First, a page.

The policy initiatives that respond to such complaints are fraught with problems. Those that simply award consumers more money specifically earmarked for drugs amount to little more than corporate welfare, by giving pharmaceutical companies a new revenue stream. More typically, though, policies that address prescription drugs end in some sort of price control scheme that, by undercutting the possible return to investment in the pharmaceutical industry, will over time harm patients by reducing the supply of new drugs. Trying to devise some sort of drug benefit for seniors -- a major goal of the Bush administration -- is treacherous policy territory, since misguided or ham-handed regulation can have serious consequences, especially with respect to not-yet-invented drugs. During the debate over the Clinton health plan, notes AEI's Calfee, just the threat of price controls spooked pharmaceutical R&D. "Growth in research spending dropped off dramatically from 10 percent annually to about 2 percent per year," according to Calfee.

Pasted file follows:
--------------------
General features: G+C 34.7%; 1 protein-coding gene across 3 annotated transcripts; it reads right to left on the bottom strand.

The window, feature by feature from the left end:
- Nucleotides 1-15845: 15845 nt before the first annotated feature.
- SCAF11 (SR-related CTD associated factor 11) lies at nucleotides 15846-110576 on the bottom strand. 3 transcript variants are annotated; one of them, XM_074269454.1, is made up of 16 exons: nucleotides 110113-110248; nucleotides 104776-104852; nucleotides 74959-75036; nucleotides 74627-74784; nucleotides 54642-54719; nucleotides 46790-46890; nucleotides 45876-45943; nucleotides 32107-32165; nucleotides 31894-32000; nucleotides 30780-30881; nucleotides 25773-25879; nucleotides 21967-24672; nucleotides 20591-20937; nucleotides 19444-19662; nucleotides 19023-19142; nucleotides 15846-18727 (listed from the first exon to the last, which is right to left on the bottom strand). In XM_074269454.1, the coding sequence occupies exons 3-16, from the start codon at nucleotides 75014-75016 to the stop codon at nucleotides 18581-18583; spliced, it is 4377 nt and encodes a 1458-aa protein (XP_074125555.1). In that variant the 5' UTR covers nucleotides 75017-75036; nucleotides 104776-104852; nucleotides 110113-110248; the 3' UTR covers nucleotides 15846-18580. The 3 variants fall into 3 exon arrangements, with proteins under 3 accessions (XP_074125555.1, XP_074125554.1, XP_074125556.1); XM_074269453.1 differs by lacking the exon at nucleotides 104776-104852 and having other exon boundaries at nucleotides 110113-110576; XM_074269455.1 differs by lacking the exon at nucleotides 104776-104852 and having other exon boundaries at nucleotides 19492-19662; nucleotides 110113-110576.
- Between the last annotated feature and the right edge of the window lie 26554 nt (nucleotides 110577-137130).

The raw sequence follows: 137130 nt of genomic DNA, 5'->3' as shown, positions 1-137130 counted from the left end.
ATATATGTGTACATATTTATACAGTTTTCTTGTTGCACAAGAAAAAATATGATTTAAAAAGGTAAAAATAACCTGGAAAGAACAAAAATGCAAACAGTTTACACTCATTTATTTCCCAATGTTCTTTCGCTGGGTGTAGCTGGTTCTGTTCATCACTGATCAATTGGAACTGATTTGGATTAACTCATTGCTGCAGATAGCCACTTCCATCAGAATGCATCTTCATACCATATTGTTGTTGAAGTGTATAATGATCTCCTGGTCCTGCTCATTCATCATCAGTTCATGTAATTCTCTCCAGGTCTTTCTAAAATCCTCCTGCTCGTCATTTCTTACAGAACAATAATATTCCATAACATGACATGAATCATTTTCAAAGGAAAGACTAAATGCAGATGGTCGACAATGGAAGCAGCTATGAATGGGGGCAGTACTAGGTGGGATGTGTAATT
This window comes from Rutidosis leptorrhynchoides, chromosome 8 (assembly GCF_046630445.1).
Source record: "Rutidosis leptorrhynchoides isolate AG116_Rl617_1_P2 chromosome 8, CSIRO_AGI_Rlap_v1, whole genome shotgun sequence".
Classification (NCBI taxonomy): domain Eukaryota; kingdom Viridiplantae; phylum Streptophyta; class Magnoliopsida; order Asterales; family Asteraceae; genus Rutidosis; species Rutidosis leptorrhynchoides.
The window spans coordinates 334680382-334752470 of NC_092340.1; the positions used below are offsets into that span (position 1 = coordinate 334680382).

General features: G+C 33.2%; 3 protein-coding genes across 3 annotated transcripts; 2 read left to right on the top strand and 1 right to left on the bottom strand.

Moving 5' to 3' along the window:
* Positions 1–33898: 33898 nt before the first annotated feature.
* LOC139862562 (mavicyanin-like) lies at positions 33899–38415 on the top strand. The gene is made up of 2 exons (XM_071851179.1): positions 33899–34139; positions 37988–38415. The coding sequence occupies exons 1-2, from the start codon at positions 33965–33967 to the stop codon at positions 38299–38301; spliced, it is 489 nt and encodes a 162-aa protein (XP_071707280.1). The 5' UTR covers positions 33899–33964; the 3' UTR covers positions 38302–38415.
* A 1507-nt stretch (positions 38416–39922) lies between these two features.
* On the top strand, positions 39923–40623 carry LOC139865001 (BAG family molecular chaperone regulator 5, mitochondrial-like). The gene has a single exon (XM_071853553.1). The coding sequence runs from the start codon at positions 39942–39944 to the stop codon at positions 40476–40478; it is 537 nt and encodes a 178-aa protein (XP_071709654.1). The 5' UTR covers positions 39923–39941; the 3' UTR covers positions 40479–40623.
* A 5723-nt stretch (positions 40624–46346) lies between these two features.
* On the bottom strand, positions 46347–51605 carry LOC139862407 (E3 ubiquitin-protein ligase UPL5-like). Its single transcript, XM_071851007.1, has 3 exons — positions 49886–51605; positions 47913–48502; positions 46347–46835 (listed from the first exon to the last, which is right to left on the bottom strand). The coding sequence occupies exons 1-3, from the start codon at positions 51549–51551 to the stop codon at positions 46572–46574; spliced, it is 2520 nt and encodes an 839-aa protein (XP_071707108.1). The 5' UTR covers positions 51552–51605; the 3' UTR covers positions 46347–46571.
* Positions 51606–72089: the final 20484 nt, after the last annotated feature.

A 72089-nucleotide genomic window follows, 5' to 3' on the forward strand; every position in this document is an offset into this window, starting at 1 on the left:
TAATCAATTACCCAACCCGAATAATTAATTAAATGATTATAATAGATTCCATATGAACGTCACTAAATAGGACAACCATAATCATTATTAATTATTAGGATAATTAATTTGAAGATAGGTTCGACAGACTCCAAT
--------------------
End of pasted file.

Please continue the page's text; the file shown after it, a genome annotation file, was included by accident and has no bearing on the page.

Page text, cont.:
Yet the perception that drug prices -- and drug company profits -- are too high is likely to drive policy. Last year, Congress passed legislation allowing the reimportation of drugs manufactured in America from Canada, where drug prices are significantly lower due to price controls, which are in place in some form in virtually all developed nations outside the U.S. The law drew part of its moral authority from the fact that American drug companies routinely sell their drugs abroad at lower prices than they do in the U.S. Why shouldn't Americans get as good a deal? asked lawmakers.